The Truth About Early Retirement
Considering early retirement? You won’t need a million dollars to do it-just a bit of financial planning and good old-fashioned creativity.
What You Need to Know About Early Retirement
It’s a glorious spring day on Vancouver Island, and Patricia Robinson and her husband, Ron Sadownik, are relaxing amid the West Coast splendour. Robinson, a 55-year-old retired school principal, spent the morning finishing a watercolour painting while Sadownik, a 58-year-old former high-school drama teacher, worked on a piece of molten-glass art in his studio. In the afternoon, the couple went for their daily walk along the harbour near their home in Nanaimo, then returned to putter among the daffodils in the garden of their three-bedroom house.
“There isn’t a day we’re not smiling,” says Sadownik. “Early retirement is the best thing we ever did.”
Thanks to a combination of good fortune and good planning, Robinson and Sadownik have managed to quit working a full decade earlier than many other Canadians. Will you be able to do the same?
The good news is that early retirement is possible not just for this lucky couple but for many of us. Sure, it takes a bit of financial discipline, and you may need to be creative in bridging the gap between full employment and complete retirement. But you don’t need a million dollars to be able to quit working. So how much do you need? Join us as we show you how to plot your own escape from the working world.
Ignore the “70 per cent rule.”
According to the conventional wisdom parroted in mutual-fund ads and most financial planning books, you must replace a whopping 70 per cent of your income to have a comfortable retirement. But the more you scrutinize the logic behind this time-honoured rule, the more questionable it becomes. Sure, if you want to spend your retirement years dining in five-star restaurants, you’ll need at least a million dollars in savings. But if you would be content to live as well as you did during your working life, then retirement planning begins to take on a far friendlier aspect.
Malcolm Hamilton, an actuary at the consulting firm Mercer Human Resource Consulting in Toronto, says most Canadians overestimate how much they need in retirement because they don’t realize how much of their current income is eaten up by a combination of high taxes and once-in-a-lifetime expenses. And because most retirement calculations ignore government stipends such as the Canada Pension Plan (CPP) and Old Age Security (OAS), Hamilton says those projections often grossly exaggerate the savings you need to generate the required level of income. “You can live quite well on a modest income if you don’t have mortgages and children and governments to support.”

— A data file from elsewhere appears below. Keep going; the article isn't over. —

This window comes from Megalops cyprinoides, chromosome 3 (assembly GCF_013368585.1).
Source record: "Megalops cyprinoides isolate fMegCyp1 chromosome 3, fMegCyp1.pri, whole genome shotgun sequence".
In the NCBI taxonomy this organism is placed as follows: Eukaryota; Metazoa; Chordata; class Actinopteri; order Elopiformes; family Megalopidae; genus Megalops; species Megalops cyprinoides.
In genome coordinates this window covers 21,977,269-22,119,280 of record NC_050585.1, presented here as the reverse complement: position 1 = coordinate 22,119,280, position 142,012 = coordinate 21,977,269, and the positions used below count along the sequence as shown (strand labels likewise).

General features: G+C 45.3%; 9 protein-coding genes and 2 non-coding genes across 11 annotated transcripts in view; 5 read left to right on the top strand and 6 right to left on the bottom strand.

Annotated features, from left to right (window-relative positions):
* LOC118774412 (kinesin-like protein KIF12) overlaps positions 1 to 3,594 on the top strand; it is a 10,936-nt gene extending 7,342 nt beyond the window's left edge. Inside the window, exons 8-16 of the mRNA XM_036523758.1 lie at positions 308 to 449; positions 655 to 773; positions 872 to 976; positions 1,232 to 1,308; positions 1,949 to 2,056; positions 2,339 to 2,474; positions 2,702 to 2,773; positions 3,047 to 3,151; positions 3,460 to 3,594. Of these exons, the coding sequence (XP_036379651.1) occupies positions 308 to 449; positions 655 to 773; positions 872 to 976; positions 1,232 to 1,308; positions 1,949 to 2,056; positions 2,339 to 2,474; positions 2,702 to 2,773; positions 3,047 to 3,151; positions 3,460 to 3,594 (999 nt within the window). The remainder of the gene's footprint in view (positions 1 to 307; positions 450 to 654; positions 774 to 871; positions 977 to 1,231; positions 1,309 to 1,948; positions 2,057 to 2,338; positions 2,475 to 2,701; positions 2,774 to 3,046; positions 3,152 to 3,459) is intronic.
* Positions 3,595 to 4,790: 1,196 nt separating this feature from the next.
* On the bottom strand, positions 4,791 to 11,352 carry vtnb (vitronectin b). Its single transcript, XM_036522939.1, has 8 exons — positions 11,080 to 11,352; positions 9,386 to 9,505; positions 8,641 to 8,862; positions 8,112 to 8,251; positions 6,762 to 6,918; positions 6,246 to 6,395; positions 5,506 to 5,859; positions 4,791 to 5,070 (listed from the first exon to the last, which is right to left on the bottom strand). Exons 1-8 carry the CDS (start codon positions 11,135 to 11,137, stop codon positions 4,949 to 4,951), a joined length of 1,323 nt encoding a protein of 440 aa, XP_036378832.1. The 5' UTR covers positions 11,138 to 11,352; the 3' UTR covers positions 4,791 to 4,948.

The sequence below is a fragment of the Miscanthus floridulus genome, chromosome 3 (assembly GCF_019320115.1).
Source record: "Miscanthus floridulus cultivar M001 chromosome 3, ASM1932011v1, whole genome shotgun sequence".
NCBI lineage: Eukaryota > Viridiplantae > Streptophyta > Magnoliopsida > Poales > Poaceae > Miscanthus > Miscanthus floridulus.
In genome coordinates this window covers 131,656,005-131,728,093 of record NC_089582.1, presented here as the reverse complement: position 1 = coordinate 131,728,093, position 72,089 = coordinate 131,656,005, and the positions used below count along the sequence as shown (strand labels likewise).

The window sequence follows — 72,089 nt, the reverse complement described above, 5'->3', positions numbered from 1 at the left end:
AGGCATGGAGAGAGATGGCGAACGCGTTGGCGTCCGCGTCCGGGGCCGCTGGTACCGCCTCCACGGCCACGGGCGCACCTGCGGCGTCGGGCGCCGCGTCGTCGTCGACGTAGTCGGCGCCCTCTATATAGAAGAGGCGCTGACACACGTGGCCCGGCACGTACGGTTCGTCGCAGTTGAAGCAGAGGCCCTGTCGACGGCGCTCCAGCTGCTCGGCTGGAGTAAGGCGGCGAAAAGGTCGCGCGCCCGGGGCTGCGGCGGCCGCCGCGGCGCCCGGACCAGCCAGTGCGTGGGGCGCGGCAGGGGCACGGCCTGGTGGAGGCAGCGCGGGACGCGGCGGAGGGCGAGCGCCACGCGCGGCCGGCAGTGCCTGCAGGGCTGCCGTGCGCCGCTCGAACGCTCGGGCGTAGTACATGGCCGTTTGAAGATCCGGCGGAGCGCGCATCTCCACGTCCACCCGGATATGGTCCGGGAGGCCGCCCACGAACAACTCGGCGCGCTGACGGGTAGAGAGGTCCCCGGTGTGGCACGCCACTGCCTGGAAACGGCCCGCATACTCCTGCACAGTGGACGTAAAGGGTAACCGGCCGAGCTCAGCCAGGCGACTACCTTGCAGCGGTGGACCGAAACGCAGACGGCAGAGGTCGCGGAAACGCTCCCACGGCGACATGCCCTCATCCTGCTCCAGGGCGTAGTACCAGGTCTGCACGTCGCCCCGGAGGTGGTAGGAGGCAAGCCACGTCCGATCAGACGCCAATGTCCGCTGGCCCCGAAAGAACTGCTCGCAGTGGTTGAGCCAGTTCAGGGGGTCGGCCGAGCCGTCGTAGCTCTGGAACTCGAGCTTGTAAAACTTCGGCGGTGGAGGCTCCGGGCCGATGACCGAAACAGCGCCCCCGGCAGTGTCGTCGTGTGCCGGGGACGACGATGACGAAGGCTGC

As long as you can enter your mid-50s with a paid-off house and ample savings for your kids’ education, your need to earn a big income will fall dramatically. And your tax bill will plunge if your income declines. In many cases, 50 per cent of your previous income will suffice to keep you and your spouse in the same style you were accustomed to during your working life.
How much, then, should I save?
One way to estimate how much you need to save for retirement is to calculate your real disposable income. Begin with your nominal income: the full, before-tax value of your salary and other income. Then deduct what you pay in taxes and subtract your mortgage payments. Lop off your RRSP contributions, job-related expenses and your savings for your kids’ education. What you are left with-your real disposable income -is what you should aim to replace in retirement.
Once you turn 65, government stipends will replace a big chunk of most couples’ current disposable income. But if you want to retire early, you have to rely on your savings to help you bridge the gap between the age you retire and 65.
Let’s assume you and your spouse are the same age and have a real disposable income of $35,000 a year. Your goal is to continue to enjoy the same income at retirement. One way to accomplish this is by purchasing an annuity, a financial product issued by insurance companies that guarantees you steady income in exchange for an up-front cash payment.
At 55, you and your spouse can purchase an annuity for $370,000, which will immediately give you $35,000 a year. At 65, when government benefits begin, your annuity drops but your total income remains steady at $35,000 annually and will continue as long as you both live, according to Lucie Cossette, vice-president of seclonLogic Inc., a pension software developer in Toronto. Be aware, however, that your annuity payments will fall to 60 per cent of the full amount in the event your spouse dies.
Is $370,000 still too much for you? If you put off early retirement from 55 to 59, the amount you need falls to just $315,000. To retire at 62 all you need is $260,000. If you’re prepared to work part-time in retirement, the amount you must save falls even further, to a figure that is well within the reach of most families.
Can I count on CPP?